برنامه های کاربردی شبکه عصبی در رفتار مصرف کننده
|کد مقاله||سال انتشار||مقاله انگلیسی||ترجمه فارسی||تعداد کلمات|
|1809||2010||9 صفحه PDF||سفارش دهید||محاسبه نشده|
Publisher : Elsevier - Science Direct (الزویر - ساینس دایرکت)
Journal : Journal of Consumer Psychology, Volume 20, Issue 3, July 2010, Pages 381–389
This article introduces the concepts and terminology of artificial neural networks. The approach is demonstrated on data that represent a domain of interest to the consumer psychologist. ANNs are mathematical models that are commonly used in business applications to model relationships between variables. A key strength of ANNs is their flexibility, i.e. their ability to easily accommodate linear and non-linear relationships without any a priori functional form specification. They can easily be used to study topics of interest to consumer psychologists such as persuasion, influence, segmentation etc and can offer distinct advantages over traditional statistical techniques such as ANOVA and regression. We demonstrate the application of ANNs in three different areas: regression, non-linear principal component analysis and classification.
Artificial neural networks (ANNs) were originally developed by researchers in computer science as an analogy to the human brain (cf., Hinton, 1992). Neurons receive inputs from other neurons, combine them, and send signals on to other neurons. Some cognitive sciences use the network analog as a fairly literal model of the phenomena being studied, but other disciplines have begun exploring the utility of the network model as a statistical analytical tool. In particular, consider that some form of the general linear model—analysis of variance or regression—accounts for much of the findings in many social science literatures, even though researchers know that some phenomena are non-linear (e.g. response to fear appeals, the effects of repetition on attitudes). One of the strengths of ANNs is the ability to easily accommodate linear and non-linear relationships; indeed the researcher need not specify functional forms a priori. Distributions do not need to be specified, hence there are fewer opportunities for assumptions, such as multivariate normality, to be violated. Naturally, any modeling approach comes with strengths and weaknesses, and Table 1 summarizes key advantages and disadvantages of ANNs relative to the more frequently used general linear models (e.g. regression). An early disadvantage that had been heavily cited was the requirement of large sample sizes, yet increasingly marketers and consumer psychologists are working with extremely large datasets (e.g., companies' CRM databases, online records and the like).Broadly speaking, ANNs can be classified along two dimensions: 1) the type of learning algorithms used—where supervised and unsupervised are the two extreme pure forms, and 2) whether the networks are recursive or non-recursive. In this literature, the term “learning” comes from the analogy to the human brain, and refers to the iterative methods used to estimate the parameters of the model. To elaborate on the first dimension, in “supervised learning,” the dependent variable(s) is (are) observed, the learning algorithms define an error function to be minimized (e.g., squared distance between the observed and predicted variables, like in regression) and then a gradient-based optimization technique is used to estimate the parameters. In “unsupervised learning,” the dependent variable is not observed (much like the “truth” not being known when conducting a cluster analysis), but the algorithms estimate the parameters to implicitly or explicitly maximize similar objective functions (Cheng & Titterington, 1994). To understand the difference between recursive and non-recursive networks, consider Fig. 1. It depicts three types of layers (or nodes) within a network: 1) input, 2) hidden and 3) output. There can be zero or more hidden layers within a network. The input layer is analogous to independent variables, as this is where they enter the network. In Fig. 1, there are two inputs (x1 and x2), so there are two input nodes. The output layer is analogous to the prediction of the network model, whether it is forecasting, cluster membership, classification, probability of occurrence, etc. In Fig. 1, there is a single output variable, y′, so there is one output node. Depending upon the application, y′ could be the forecasted value of the observed dependent variable y. The arrows in Fig. 1 between the input layer and hidden layer, and between the hidden layer and output layer represent coefficients to be estimated.The nodes which are not input or output nodes are the hidden nodes. Hidden nodes are similar to the latent or unobservable variables that are often related to consumer attitudes or behavior (e.g. personality differences). They can capture complex non-linearities and interactions. There is only one layer in Fig. 1 because no hidden nodes are connected to other hidden nodes. The network depicted in Fig. 1 is non-recursive because there are no loops among the hidden nodes that would result in the output of a node also being an input to the same node. Non-recursive networks are also called “Feed-Forward” ANNs. From a mathematical standpoint, Feed-Forward ANNs can be written as Y = ƒ(X) + ε, where ε is the error term, Y is the observed dependent variable and ƒ(X) is some function of the independent variables, X. While there are applications where recurrent ANNs and unsupervised learning can be used in marketing research, this article focuses on feed-forward ANNs because of their close relationship to regression and applicability to behavioral research. The remainder of this article is organized as follows. The next section describes the relationship between feed-forward ANNs and statistics and includes a discussion of some of the limitations of ANNs from a statistical perspective. The following section provides some examples of neural networks that address specific applications. The article closes with conclusions and discussion.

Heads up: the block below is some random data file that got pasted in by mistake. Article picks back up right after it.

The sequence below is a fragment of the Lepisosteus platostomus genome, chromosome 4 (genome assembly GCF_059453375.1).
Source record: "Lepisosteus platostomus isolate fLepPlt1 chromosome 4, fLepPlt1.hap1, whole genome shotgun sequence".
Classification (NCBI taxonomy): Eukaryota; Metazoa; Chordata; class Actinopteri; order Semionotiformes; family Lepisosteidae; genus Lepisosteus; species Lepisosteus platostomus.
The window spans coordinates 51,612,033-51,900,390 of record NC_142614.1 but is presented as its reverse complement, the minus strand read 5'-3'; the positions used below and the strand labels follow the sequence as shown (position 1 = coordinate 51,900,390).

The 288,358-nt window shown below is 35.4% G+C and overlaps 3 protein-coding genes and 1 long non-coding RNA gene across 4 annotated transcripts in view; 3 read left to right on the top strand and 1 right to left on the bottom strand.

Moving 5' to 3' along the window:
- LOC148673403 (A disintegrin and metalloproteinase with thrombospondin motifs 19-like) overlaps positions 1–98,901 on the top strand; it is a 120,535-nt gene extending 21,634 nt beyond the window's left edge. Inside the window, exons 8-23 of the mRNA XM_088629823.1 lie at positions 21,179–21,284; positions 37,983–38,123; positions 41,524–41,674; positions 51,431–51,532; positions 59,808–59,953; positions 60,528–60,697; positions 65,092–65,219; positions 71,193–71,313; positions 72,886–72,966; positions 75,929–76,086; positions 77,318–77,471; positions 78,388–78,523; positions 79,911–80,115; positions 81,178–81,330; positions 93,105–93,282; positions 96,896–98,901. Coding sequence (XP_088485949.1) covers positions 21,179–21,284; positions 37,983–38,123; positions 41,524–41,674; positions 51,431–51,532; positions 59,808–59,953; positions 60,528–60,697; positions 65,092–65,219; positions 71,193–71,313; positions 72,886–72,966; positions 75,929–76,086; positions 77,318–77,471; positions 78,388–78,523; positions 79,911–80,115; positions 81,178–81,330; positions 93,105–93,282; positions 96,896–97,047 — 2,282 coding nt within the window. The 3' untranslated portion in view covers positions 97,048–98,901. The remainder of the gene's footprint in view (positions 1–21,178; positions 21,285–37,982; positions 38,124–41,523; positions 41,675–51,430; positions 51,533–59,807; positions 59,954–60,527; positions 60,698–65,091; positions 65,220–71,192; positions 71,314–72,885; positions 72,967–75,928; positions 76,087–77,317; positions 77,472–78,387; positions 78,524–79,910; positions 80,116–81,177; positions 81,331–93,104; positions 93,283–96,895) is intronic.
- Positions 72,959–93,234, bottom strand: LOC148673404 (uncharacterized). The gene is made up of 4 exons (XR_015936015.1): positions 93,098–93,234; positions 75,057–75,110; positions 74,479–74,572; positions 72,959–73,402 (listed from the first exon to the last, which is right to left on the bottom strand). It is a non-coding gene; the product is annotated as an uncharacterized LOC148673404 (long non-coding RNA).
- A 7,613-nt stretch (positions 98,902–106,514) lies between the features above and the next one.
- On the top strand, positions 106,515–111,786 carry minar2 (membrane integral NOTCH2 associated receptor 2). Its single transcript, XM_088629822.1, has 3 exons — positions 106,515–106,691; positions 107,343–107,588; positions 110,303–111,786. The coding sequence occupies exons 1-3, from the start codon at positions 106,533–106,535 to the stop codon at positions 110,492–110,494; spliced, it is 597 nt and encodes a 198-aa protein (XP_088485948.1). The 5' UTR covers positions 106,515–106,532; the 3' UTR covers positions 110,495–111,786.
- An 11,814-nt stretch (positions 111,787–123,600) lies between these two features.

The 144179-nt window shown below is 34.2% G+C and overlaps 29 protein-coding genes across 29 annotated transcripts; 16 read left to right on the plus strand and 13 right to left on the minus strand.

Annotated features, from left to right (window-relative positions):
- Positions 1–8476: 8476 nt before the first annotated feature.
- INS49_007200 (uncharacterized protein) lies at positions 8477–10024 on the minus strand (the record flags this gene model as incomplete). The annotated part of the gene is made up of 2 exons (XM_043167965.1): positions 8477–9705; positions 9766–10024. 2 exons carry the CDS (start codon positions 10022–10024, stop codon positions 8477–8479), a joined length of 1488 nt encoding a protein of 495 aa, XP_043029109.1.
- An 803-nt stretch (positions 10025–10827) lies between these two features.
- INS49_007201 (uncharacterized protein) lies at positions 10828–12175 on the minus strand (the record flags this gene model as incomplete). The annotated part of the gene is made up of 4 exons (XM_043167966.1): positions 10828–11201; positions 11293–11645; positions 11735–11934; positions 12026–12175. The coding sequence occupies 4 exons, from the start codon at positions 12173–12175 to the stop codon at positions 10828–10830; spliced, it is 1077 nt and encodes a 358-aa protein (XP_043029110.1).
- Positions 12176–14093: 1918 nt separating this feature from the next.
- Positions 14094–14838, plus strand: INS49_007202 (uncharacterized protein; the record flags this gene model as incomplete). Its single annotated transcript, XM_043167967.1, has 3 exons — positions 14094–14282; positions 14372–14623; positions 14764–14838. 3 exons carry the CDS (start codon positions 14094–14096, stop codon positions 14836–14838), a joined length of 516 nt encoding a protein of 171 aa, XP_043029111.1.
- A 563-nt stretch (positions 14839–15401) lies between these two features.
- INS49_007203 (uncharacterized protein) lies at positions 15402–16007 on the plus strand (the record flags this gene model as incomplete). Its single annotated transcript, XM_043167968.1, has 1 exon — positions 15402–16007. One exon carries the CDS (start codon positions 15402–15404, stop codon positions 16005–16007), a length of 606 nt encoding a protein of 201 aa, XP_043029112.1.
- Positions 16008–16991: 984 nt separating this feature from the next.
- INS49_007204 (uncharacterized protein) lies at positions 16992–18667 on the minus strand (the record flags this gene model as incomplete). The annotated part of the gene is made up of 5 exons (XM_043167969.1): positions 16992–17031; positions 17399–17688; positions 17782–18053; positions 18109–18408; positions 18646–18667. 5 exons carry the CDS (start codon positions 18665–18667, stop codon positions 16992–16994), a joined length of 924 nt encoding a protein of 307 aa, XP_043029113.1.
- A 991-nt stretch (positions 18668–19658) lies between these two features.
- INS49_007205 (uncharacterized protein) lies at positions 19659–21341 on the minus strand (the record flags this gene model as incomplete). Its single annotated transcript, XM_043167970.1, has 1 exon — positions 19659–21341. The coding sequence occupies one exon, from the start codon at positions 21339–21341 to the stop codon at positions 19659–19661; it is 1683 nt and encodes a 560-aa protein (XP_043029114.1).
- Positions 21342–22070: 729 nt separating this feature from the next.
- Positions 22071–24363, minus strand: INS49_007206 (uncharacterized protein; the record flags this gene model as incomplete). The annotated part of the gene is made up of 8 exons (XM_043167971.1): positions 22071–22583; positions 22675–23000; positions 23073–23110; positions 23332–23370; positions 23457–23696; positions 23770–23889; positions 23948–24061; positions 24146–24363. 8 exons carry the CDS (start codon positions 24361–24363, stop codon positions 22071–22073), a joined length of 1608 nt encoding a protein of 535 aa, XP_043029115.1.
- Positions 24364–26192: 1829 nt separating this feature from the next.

نتیجه گیری انگلیسی
This article was intended to serve as an overview of neural networks as a statistical methodology that could be applied to domains of interest to consumer psychologists. We fully expect the typical consumer psychologist reader to continue the tradition in which experimental techniques and analysis of variance dominate in the pursuit of their theory building and testing scholarship. Yet it is always good practice to be aware of alternative analytical tools, for flexibility, should the need arise. In particular, we have painted ANNs as an extremely powerful technique. Part of that power is the versatility the network structures allow, and the fact that the functional forms are part of the analytical discovery. In this regard, and given their minimalist assumptions, e.g., little concern for distributional form, ANNs are related to nonparametric estimation. Techniques with greater flexibility tend also to be those with somewhat more ambiguity regarding, for example, the architectural form of the network (e.g., number of hidden nodes, or layers of same). In addition, the interpretation of the resulting weights and parameter estimates require some skill, as ANNs involve some art, as well as science, in their estimation. Nevertheless, cautioning a consumer psychologist to be careful when interpreting results is no different from similar concerns in analogous techniques, such as structural equations models.